Exploring graphic trends

More than just brand identification! The world of graphic design is an ever-changing landscape. It holds the power to educate, inform and convince through colour transitions, personalized fonts and illustrations. In this article we assembled a list of design trends of 2020 that will influence the year to come.


Minimalism through lines

Line art and minimalistic graphic design was one of 2020’s main trends. The trend could be seen as a result of many large-scale changes in the world over the past year. It has breached many areas of application and is now popular in everything from websites and packaging design to clothing and interior. A beautiful example of the line art trend is the packaging design Èlaboratíum by Stepan Solodkov.

Elaboratium line art packaging design

Playing with letters

Let’s talk about fonts. Why? Content is the “king” of a site or an ad post. Typography is generally not to be messed around with, but with the trend of kinetic typography, stretching, twisting and distorting letters has become a way to create bold combinations and contrasts. We especially want to lift Jasmina Zornić, a graphic designer based in Belgrade, known for her colourful, bold type design and playful branding. Jasmina experiments with typography and takes a lot of inspiration from popular songs.

Colours meet geometrics

2021 will provide a lot of freedom for colour matching. Colour combinations is usually created to dilute visual perception. Combining real-life photos with simple illustrations replacing parts of the photo with colour has become a trend. Temi Coker, widely known for his creative approach in photography and design, explores this technique where black and white tones are paired with bright colours, photographed portraits and surreal illustrations.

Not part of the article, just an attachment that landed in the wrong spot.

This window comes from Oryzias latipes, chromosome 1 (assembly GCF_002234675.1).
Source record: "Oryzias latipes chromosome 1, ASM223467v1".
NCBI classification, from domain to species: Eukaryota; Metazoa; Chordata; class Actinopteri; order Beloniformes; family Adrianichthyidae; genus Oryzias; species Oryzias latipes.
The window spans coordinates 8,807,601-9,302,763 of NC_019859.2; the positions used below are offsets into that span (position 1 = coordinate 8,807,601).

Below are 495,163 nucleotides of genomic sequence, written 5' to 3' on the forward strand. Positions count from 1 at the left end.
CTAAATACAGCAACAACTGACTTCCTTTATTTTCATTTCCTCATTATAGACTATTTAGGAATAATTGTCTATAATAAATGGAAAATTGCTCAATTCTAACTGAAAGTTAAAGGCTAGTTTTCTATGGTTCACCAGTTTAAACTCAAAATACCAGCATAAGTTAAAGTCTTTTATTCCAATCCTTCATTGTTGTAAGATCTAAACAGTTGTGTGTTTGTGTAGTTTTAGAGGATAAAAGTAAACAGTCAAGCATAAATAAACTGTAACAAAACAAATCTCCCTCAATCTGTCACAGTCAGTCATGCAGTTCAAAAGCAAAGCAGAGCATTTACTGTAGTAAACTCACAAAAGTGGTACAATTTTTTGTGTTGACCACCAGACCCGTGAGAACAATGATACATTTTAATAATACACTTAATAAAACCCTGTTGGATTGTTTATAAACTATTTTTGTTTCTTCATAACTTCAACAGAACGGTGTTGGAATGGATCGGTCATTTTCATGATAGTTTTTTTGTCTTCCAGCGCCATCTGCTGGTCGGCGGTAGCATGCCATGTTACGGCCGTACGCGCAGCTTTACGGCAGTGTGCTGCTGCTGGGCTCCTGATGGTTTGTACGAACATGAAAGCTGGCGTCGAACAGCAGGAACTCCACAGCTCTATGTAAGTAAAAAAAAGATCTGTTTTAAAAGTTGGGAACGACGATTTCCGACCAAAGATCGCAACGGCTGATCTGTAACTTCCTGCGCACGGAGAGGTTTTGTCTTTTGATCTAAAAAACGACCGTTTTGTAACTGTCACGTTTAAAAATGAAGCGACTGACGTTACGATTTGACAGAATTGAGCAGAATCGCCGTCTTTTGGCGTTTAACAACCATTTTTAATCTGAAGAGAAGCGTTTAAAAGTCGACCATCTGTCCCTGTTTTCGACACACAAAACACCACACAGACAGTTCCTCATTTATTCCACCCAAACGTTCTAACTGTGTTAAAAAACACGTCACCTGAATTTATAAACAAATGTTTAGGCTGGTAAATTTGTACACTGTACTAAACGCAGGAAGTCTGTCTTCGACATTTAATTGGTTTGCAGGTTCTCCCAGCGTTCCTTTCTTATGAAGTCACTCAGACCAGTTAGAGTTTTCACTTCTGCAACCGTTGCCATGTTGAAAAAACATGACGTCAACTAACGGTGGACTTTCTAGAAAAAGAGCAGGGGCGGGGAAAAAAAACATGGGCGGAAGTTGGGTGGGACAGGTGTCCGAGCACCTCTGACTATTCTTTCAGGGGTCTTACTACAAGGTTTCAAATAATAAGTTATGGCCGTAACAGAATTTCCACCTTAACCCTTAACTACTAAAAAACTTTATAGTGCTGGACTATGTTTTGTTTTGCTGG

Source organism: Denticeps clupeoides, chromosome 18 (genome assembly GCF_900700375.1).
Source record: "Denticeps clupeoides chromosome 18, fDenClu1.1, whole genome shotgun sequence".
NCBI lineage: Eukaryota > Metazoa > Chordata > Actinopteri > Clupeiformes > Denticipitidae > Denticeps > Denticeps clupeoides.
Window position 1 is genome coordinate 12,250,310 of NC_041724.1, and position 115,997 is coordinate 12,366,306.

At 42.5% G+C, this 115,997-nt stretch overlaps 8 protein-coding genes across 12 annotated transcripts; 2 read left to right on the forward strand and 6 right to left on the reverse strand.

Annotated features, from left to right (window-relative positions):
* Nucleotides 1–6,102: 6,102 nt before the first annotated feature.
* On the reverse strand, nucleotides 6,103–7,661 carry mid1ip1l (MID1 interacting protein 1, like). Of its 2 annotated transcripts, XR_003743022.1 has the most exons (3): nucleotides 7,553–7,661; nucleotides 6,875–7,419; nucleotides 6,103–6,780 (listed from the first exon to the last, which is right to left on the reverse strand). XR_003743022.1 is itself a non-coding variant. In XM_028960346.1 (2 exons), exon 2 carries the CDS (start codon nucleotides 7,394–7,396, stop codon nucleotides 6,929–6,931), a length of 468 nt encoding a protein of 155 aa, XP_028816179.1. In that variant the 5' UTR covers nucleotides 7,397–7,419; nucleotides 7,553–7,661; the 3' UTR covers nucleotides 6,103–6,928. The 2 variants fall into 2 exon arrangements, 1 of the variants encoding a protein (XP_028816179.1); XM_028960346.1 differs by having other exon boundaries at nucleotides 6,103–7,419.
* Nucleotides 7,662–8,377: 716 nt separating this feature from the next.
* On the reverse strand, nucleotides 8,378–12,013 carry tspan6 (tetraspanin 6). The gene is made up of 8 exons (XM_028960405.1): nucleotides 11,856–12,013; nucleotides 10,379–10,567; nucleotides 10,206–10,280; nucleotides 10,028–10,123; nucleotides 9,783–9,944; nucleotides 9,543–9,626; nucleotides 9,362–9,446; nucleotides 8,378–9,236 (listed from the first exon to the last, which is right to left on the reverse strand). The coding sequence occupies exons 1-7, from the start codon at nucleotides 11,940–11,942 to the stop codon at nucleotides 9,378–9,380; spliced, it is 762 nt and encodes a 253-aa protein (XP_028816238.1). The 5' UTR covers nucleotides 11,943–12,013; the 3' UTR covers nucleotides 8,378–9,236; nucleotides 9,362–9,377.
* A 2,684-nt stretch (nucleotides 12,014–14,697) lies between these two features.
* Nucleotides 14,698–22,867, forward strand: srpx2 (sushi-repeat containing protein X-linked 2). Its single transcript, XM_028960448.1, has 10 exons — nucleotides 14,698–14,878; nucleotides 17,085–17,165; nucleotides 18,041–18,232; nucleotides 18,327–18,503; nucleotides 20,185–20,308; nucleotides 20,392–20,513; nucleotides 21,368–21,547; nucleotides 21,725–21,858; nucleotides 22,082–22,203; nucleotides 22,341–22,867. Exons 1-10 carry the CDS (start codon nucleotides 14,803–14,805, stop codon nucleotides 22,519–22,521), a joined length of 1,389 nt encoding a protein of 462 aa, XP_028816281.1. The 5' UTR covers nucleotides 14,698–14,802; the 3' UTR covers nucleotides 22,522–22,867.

Temi Coker graphic trends

What are your predictions for 2021?

From Malmö to Kenya! We are happy to make a difference

For the eleventh year in a row the annual calendar for Phyllis Memorial Children’s Home and Academy is finished and shipped off to their Swedish support organisation Kampi Ya Motos Barn, hopefully creating a rush to the store. The calendar is sold for the benefit of raising money for the Children’s Home in Kenya.

The work with the calendar is part of our CSR work where we design and print the annual calendar as well as all Kampi Ya Moto’s marketing material pro bono. All the revenue from the calendars goes directly to the children’s home. Read more about our work here.

The Phyllis Memorial Children’s home is based in Kenya, in the village of Kampi Ya Moto, which is Swahili for “The village in the Sun”. They care for 58 orphan children, in ages ranging from pre-school up to high school, with different backgrounds. Some have been living on the streets, others with relatives, but all of them have had a very tough start in life. As well as providing a loving home, Phyllis Memorial also provides education for both its own pupils and children from the local villages.

For more information about Kampi ya Motos Barn and how you can support Phyllis Memorial Children’s Home and Academy, visit

We are happy to make a difference – From Malmö to Kenya!